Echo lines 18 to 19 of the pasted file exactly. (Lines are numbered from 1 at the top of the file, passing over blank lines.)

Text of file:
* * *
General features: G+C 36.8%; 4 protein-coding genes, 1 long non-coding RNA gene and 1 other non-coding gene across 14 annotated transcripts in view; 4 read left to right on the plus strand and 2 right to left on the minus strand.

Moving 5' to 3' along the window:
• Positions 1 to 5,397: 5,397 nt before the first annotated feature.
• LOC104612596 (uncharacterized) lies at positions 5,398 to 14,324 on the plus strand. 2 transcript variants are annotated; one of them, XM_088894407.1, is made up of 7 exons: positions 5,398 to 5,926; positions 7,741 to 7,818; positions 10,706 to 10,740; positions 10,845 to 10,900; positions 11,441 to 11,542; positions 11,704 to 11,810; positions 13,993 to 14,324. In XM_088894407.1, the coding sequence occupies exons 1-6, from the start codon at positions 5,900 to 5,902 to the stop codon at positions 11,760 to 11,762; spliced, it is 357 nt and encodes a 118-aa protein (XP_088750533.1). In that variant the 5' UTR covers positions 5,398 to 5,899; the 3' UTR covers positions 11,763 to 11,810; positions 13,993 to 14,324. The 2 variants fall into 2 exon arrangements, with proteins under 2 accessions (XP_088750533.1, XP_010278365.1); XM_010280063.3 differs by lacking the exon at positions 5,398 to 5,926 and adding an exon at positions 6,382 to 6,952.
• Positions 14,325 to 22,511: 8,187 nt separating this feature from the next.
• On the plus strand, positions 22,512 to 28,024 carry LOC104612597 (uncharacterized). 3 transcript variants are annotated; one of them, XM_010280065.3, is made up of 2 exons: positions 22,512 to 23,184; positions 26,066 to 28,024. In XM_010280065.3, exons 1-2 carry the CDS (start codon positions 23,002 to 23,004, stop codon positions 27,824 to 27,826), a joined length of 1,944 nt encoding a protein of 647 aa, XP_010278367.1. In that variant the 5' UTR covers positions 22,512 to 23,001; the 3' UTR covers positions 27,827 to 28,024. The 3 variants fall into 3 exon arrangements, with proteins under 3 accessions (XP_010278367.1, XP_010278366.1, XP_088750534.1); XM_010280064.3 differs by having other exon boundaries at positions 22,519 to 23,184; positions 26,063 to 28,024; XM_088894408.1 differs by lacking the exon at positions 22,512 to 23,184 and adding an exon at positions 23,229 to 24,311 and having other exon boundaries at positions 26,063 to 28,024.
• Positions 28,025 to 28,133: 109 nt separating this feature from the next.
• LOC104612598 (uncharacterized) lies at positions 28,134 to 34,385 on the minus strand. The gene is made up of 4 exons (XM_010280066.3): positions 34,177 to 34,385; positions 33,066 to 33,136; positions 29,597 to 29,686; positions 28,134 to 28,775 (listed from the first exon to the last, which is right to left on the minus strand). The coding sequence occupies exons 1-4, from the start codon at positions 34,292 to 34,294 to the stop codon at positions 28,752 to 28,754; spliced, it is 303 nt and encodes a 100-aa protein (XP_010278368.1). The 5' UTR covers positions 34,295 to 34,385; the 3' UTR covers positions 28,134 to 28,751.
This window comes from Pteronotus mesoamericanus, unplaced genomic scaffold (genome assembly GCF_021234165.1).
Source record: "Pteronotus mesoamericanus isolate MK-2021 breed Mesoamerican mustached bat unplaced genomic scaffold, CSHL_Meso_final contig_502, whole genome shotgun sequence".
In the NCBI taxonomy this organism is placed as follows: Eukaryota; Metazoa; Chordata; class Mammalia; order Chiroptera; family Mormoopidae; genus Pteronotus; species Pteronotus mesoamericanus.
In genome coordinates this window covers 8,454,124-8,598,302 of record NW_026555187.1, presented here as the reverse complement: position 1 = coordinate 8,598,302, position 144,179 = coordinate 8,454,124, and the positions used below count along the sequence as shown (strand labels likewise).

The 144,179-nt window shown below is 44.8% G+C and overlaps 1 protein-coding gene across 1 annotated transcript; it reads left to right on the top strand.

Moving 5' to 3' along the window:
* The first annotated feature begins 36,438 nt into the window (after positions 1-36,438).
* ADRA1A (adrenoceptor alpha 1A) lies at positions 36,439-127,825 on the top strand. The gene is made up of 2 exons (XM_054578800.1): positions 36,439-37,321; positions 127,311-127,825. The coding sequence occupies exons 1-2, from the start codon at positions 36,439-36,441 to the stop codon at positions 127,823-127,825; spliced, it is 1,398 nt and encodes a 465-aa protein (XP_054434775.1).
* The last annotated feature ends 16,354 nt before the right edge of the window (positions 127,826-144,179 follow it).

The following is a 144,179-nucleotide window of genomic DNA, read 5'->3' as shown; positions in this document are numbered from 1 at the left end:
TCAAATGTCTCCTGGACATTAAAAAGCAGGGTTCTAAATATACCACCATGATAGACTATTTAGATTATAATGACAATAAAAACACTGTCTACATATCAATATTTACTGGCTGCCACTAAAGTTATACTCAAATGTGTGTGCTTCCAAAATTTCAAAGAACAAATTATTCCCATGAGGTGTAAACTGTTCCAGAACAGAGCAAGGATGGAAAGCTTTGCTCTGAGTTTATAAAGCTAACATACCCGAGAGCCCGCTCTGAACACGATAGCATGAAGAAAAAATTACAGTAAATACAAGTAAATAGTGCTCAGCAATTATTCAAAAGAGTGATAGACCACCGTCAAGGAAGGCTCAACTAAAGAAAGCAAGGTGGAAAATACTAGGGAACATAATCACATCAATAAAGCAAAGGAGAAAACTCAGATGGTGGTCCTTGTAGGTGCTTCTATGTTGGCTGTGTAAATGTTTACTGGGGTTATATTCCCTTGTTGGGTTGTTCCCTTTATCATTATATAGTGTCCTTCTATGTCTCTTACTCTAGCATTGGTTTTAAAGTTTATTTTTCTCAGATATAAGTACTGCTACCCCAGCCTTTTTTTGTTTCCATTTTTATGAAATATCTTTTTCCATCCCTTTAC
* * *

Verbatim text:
The following is a 144,179-nucleotide window of genomic DNA, read 5'->3' as shown; positions in this document are numbered from 1 at the left end:
TCAAATGTCTCCTGGACATTAAAAAGCAGGGTTCTAAATATACCACCATGATAGACTATTTAGATTATAATGACAATAAAAACACTGTCTACATATCAATATTTACTGGCTGCCACTAAAGTTATACTCAAATGTGTGTGCTTCCAAAATTTCAAAGAACAAATTATTCCCATGAGGTGTAAACTGTTCCAGAACAGAGCAAGGATGGAAAGCTTTGCTCTGAGTTTATAAAGCTAACATACCCGAGAGCCCGCTCTGAACACGATAGCATGAAGAAAAAATTACAGTAAATACAAGTAAATAGTGCTCAGCAATTATTCAAAAGAGTGATAGACCACCGTCAAGGAAGGCTCAACTAAAGAAAGCAAGGTGGAAAATACTAGGGAACATAATCACATCAATAAAGCAAAGGAGAAAACTCAGATGGTGGTCCTTGTAGGTGCTTCTATGTTGGCTGTGTAAATGTTTACTGGGGTTATATTCCCTTGTTGGGTTGTTCCCTTTATCATTATATAGTGTCCTTCTATGTCTCTTACTCTAGCATTGGTTTTAAAGTTTATTTTTCTCAGATATAAGTACTGCTACCCCAGCCTTTTTTTGTTTCCATTTTTATGAAATATCTTTTTCCATCCCTTTAC